Religion and Spirituality Archives - Earth Charter

COP22 and the ¨Inner Dimensions of Climate Change¨ retreat in Marrakesh

From 5 to 13 November, 2016, the Earth Charter International Youth Projects´ Coordinator Sarah Dobson visited the beautiful city of Marrakech, Morocco with a two-part mission: to connect with young leaders and civil society organizations from around the world at COP22, and to participate in the ¨Inner Dimensions of Climate Change¨ programme for young ecologists.

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COP22, the annual United Nations Climate Change Conference, convened government officials from around the world to create international policies and strategies to combat climate change along with thousands from civil society who joined to influence and report on the negotiations and build networks and partnerships. Sarah met with young leaders from Morocco and every region of the world who are working, studying, innovating, and living with the urgent and earnest intention to transform our lifestyles and current systems to align with the protection and preservation of our planet. She met with people working in different youth networks with specializations in education, social entrepreneurship, science and research, and activism and explored ways that the Earth Charter can serve them whether as an ethical guide, a shared vision, or through our online trainings in ¨ Leadership, Sustainability, and Ethics. ¨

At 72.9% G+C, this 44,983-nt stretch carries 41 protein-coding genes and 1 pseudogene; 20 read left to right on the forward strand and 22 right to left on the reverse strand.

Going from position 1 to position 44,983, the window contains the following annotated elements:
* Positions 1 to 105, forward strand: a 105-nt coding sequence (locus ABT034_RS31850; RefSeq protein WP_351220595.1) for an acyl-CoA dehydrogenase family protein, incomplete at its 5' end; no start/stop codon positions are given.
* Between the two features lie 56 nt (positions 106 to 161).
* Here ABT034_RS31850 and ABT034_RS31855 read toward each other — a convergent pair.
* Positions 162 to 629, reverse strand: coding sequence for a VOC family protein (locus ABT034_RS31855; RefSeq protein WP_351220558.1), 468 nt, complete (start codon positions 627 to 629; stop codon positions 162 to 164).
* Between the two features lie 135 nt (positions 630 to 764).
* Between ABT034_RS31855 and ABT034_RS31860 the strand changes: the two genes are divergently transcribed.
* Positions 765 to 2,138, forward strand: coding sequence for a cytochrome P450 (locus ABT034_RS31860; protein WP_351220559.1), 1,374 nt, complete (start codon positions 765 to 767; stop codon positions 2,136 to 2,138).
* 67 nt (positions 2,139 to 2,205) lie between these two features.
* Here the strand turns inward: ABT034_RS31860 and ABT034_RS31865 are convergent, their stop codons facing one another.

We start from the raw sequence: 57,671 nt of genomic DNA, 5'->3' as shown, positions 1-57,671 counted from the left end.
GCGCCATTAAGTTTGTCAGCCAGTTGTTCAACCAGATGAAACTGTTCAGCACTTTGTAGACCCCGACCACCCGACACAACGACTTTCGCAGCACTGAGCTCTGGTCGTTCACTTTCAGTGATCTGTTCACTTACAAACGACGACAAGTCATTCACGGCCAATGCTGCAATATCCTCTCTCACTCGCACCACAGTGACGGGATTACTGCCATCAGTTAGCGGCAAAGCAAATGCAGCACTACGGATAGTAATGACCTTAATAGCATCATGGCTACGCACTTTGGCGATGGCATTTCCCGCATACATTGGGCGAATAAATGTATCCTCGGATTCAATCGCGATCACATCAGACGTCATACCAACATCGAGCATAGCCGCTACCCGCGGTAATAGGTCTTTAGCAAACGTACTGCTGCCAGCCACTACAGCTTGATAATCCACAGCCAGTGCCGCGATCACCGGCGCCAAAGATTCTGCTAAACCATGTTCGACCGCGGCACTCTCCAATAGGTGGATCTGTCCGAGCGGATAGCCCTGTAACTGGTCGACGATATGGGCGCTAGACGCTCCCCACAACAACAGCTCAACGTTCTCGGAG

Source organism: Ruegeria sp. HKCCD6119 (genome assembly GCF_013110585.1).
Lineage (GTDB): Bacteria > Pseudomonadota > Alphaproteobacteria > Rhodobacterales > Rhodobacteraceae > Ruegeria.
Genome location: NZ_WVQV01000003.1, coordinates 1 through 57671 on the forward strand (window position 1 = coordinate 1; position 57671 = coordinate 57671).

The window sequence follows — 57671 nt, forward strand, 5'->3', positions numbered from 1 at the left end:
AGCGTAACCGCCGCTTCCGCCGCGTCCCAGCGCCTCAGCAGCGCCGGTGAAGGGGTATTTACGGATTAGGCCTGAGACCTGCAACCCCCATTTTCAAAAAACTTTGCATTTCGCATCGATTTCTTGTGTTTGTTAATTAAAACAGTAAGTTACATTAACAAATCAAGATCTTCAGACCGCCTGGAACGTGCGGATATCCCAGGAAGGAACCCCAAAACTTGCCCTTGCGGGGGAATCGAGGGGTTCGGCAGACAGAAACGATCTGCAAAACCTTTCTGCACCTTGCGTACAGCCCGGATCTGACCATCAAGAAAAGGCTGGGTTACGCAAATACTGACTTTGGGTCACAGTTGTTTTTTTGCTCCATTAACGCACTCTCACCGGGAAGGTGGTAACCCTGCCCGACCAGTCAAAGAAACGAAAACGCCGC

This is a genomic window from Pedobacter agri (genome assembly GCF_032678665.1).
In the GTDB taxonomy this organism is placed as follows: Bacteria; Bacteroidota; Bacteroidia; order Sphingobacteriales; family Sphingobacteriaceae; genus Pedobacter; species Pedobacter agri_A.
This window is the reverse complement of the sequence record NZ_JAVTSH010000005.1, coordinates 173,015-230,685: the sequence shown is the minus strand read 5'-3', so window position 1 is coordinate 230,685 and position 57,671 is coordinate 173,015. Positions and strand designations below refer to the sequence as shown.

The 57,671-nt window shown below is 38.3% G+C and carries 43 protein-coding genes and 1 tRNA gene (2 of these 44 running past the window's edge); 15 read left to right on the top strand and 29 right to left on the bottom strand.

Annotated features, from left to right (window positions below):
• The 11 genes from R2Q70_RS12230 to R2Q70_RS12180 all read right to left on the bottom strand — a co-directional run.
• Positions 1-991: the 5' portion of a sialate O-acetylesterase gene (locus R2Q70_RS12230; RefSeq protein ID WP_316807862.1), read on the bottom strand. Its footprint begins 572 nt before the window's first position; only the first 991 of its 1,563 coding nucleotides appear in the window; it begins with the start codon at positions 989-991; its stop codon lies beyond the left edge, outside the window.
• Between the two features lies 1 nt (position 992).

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After a few days at the Conference, Sarah joined the first ¨The Inner Dimensions of Climate Change¨ retreat, unique programme series organized to foster dialogue and discovery. Earth Charter International served as a co-partner to the event which was organized by the Global Peace Initiative of Women (GPIW) and sponsored by the Dharma Drum Mountain Buddhist Association (DDMBA).